Tolling Agreements Cause Coverage Concern

An insurance coverage dispute has arisen in connection with litigation involving a robotic surgery medical device maker. A declaratory judgment action seeking rescission of product liability insurance policies issued to the manufacturer was filed in the U.S. District Court for the Northern District of California. If successful, the insurer may avoid obligations under its primary and excess insurance policies providing $15 million per occurrence and $50 million aggregate. The declaratory judgment action stems from allegations that the manufacturer entered into tolling agreements with several potential…
Continue reading...

Laser Therapy Lawsuits Increase

A recent study published in the medical journal, JAMA Dermatology, brings to light a growing number of lawsuits related to cosmetic laser surgery complications. A recurring theme in those lawsuits is that the procedure was performed by a non-physician. The study from researchers at the University of California-Los Angeles (UCLA) used an online national database of public legal documents to determine those that involved laser surgery and non-doctors. They found 175 claims filed between 1999 and 2012. In 43 percent, the error…
Continue reading...

New Jersey Appellate Court Takes Bite Out Of Zometa Cases

The drug Zometa, which is manufactured by Novartis Pharmaceuticals Corporation, is used to prevent skeletal fractures in patients with various cancers.  Novartis has been hit with some plaintiff’s verdicts recently where it was alleged that it failed to disclose dead jaw bone risks associated with Zometa.  However, two recent appellate rulings in New Jersey have clarified any ambiguity associated with the application of that state’s statute of limitations for similar cases.  Under New Jersey law, the statute of limitations in product liability actions…
Continue reading...

House Republicans Question Supplement Companies about Ingredient Declared Illegal and Potentially Unsafe by FDA

Three members of the House of Representatives recently questioned multiple supplement companies about the continued sale of products containing DMAA (dimethylamylamine), a synthetic drug linked to several deaths. The Food and Drug Administration (FDA) has previously urged consumers to avoid products containing DMAA.  DMAA is an ingredient in some weight loss or muscle development supplements.  It is alleged that the drug could trigger heart problems.  The FDA has reportedly received over 80 reports linking supplements containing DMAA to injury, illness and death.  However,…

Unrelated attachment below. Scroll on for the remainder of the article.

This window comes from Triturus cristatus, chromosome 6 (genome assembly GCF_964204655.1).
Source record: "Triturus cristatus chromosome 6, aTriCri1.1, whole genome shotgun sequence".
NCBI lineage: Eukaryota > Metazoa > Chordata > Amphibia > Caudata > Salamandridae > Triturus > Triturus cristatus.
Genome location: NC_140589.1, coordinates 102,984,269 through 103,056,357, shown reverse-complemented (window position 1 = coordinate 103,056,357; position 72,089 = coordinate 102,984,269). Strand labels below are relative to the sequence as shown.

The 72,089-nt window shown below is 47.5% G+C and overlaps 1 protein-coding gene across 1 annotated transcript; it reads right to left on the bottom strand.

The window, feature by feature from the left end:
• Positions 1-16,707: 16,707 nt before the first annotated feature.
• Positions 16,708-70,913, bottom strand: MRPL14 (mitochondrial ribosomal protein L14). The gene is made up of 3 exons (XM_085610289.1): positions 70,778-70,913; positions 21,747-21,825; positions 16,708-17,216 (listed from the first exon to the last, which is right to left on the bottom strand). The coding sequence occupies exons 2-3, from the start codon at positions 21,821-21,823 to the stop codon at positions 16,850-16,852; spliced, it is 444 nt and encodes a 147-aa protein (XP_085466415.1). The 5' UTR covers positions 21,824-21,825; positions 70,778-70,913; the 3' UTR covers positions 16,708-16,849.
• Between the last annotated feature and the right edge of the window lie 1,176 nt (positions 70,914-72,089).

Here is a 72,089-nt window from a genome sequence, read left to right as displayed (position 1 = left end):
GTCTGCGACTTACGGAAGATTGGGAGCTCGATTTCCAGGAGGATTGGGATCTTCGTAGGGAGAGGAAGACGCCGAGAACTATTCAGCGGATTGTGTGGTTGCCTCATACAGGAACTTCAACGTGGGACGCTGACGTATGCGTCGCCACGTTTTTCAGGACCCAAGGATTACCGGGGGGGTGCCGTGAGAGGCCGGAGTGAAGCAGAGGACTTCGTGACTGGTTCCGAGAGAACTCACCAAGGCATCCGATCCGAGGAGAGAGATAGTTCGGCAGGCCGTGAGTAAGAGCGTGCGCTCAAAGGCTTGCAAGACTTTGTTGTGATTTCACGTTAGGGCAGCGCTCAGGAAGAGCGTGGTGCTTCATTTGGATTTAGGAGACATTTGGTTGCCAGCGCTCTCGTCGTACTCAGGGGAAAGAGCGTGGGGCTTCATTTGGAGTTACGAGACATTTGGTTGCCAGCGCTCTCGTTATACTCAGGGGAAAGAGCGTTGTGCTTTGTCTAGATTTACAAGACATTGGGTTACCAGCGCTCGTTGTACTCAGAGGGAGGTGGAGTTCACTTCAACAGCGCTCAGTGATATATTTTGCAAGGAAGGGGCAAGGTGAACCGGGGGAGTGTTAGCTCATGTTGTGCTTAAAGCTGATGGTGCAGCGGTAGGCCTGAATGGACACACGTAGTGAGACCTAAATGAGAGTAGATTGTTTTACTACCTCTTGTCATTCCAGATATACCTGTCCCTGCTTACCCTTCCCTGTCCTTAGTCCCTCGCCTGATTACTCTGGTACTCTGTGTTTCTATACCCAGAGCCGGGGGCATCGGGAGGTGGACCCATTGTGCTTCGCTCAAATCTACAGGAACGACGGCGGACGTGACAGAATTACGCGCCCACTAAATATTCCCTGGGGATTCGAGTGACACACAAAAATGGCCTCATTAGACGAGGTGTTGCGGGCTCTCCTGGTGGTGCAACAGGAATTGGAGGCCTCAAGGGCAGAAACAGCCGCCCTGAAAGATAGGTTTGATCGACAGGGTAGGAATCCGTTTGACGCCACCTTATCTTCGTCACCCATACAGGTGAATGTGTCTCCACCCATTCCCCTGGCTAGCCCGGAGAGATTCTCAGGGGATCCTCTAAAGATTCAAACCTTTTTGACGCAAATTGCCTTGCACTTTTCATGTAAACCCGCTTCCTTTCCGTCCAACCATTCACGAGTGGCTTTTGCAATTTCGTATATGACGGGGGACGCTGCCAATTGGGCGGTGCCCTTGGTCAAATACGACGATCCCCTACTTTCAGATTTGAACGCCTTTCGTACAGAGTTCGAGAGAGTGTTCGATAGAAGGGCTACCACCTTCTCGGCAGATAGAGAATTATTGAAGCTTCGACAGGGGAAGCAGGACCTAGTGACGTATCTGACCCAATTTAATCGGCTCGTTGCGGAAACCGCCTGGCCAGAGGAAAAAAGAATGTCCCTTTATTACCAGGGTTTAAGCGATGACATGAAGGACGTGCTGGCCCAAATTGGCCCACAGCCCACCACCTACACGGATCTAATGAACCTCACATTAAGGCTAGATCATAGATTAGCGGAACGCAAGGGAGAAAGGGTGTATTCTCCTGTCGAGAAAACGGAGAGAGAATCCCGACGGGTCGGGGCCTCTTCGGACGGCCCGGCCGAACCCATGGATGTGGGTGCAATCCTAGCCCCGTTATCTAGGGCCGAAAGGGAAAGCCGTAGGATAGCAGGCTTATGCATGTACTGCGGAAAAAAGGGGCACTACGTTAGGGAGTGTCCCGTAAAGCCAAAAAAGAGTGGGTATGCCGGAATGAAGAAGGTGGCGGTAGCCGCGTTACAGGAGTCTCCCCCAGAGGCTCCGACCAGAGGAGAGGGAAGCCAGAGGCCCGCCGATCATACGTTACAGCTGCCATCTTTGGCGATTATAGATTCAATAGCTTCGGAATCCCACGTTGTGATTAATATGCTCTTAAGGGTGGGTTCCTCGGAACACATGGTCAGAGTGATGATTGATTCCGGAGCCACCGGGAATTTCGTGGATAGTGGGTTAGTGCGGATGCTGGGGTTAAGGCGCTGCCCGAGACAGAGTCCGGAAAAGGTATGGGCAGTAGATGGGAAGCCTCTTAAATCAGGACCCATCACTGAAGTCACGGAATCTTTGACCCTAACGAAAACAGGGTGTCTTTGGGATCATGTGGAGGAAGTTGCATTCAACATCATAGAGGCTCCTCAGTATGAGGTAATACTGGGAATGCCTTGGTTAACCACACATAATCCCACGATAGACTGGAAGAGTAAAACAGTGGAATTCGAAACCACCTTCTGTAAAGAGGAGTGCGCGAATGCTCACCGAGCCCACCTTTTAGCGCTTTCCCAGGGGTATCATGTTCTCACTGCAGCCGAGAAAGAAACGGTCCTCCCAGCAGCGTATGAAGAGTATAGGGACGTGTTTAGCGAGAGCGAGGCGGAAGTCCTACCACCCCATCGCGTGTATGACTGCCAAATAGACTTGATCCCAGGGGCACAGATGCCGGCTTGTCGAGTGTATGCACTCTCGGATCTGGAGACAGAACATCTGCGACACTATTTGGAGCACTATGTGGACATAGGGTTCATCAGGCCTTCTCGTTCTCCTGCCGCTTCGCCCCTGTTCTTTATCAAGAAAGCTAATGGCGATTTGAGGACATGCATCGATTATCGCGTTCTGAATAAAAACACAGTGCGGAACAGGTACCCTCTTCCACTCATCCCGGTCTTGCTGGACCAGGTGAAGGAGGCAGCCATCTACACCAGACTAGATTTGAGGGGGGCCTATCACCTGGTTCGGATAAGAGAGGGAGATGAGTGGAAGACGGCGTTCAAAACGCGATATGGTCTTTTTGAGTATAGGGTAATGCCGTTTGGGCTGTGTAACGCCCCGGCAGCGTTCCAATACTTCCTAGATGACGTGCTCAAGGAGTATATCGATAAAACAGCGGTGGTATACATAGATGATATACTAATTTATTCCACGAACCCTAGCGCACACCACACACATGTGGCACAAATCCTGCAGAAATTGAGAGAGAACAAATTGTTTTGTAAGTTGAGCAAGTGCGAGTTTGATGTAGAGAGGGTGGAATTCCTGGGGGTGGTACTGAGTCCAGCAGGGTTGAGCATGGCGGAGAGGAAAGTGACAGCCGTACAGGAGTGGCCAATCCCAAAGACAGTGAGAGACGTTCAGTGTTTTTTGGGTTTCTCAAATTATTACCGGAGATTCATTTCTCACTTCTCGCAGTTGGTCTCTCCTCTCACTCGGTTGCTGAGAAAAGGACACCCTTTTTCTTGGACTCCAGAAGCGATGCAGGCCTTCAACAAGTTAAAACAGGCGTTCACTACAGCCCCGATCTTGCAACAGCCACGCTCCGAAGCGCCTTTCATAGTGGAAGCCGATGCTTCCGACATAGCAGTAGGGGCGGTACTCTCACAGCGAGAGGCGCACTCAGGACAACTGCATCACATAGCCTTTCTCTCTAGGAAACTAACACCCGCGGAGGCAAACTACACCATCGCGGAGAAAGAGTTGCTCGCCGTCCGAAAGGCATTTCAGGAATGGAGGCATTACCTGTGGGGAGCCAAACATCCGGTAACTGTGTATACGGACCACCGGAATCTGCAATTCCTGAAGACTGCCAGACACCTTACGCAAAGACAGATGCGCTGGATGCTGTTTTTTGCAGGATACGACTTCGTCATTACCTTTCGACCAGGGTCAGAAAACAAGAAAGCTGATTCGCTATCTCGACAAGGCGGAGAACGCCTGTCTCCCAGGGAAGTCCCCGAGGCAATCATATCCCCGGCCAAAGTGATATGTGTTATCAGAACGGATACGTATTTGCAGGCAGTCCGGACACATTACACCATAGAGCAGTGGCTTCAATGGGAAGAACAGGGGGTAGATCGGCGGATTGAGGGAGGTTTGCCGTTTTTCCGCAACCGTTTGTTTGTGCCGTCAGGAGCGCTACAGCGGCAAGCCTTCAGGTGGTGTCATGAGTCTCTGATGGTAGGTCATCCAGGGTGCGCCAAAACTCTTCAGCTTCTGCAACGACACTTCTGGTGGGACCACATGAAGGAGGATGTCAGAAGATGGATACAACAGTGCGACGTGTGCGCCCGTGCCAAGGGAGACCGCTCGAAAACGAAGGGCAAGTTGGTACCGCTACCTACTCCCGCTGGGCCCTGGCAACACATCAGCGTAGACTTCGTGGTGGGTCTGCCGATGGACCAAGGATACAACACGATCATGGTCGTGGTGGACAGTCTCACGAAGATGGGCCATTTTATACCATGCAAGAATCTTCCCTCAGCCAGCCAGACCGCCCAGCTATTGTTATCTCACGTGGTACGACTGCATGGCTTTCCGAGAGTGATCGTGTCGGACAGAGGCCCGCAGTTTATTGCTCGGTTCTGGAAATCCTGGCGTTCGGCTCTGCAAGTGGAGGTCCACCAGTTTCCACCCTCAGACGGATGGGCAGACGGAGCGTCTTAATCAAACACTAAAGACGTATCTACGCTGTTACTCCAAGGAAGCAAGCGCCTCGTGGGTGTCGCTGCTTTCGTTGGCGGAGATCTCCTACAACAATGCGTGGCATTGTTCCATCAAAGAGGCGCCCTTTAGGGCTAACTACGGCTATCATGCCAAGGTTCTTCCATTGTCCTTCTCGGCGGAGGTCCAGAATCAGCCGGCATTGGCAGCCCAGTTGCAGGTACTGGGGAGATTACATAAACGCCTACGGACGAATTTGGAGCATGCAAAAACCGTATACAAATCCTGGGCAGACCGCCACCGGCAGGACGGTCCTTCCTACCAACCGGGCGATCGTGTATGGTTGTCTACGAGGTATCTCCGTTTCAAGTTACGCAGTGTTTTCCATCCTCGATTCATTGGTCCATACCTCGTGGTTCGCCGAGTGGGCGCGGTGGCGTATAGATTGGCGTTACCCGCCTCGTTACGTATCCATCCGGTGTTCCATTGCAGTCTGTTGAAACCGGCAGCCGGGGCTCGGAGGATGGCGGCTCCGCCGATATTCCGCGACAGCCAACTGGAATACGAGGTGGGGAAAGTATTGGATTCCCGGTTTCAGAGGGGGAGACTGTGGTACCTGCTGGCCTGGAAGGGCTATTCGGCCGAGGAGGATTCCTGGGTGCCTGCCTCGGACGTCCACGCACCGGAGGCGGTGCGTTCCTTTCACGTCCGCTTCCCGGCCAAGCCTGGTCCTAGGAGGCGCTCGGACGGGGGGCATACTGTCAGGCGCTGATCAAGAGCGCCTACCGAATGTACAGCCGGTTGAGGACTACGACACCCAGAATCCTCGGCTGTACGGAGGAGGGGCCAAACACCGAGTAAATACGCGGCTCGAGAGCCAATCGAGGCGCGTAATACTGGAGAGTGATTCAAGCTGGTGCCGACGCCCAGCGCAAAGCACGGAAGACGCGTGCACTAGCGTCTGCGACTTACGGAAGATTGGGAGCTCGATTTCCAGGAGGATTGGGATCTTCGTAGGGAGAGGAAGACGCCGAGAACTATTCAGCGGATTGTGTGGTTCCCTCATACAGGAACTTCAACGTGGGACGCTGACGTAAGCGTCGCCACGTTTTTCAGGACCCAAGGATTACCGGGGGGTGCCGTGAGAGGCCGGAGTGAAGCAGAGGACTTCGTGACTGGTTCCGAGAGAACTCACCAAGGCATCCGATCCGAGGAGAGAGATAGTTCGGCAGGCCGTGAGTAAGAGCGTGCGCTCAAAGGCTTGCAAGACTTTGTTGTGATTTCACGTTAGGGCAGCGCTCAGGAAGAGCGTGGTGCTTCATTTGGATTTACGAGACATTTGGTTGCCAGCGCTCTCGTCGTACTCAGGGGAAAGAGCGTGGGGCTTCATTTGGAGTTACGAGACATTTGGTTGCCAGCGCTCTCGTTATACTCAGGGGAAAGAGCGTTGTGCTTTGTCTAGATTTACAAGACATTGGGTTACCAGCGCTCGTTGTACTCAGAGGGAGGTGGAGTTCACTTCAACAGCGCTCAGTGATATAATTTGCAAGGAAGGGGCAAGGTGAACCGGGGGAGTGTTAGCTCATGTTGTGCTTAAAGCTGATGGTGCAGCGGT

Continue reading...

Natural Product Claims Lead to Liability

On Tuesday, May 7, 2013, a proposed class action lawsuit was filed in the United States District Court for the Southern District of New York on behalf of plaintiff, Michael Goldenberg, and other similarly situated consumers, against Johnson & Johnson Consumer Companies, Inc. (“J&J”), alleging the consumer manufacturer mislead consumers about the nature of the ingredients in its personal care products sold under the Aveeno brand name (see, Goldenberg v. Johnson & Johnson, 7:13-cv-03073).  According to the Complaint, these products were marketed with…
Continue reading...

Nutritional Supplement Health Claims and False Advertising Liability

In 2009, consumers David Johns and Marc Bordman filed a class action suit against Bayer Corporation and Bayer Healthcare in the Southern District Court of California for allegedly making false and deceptive claims about the nutritional supplement “One A Day Men’s.”  According to the Complaint, Bayer marketed the supplement, and its key ingredient selenium, as supporting prostate health, despite mounting scientific evidence that the supplement does not reduce the incidence of prostate cancer.  The plaintiffs claimed these statements constituted deceptive advertising in violation…
Continue reading...

Football and Prescription Drugs – A Dangerous Combination

A former college football player for the University of Southern California, named Armond Armstead, has filed suit against the university founded upon allegations it improperly supplied players with painkillers to enable them to play in games.  Armstead, who played football for USC from 2008 to 2010, claims team doctors provided him with painkillers intended to be used for short-term treatment of post-operative pain in hospitals.  The use of these painkillers, according to Armstead, enabled him to play in games but also caused him to…
Continue reading...

A Horse of a Different Color… Is Usually a Very Different Horse: Conflict-of-Law Issue Determinative of Product Liability Litigation Outcome

On October 1, 2012, the First Judicial District of Pennsylvania, Philadelphia County Court of Common Pleas, affirmed its prior decision to dismiss product liability claims against Sanofi-Aventis US, LLC. arising from the use of a generic version of its popular drug, Ambien. Madden v. Teva Pharmaceuticals USA Inc., et al. In so affirming, the Court found Washington State law was rightfully applied and the case was properly dismissed against the defendant as, pursuant to the Washington Products Liability Act, “Sanofi was not the manufacturer…
Continue reading...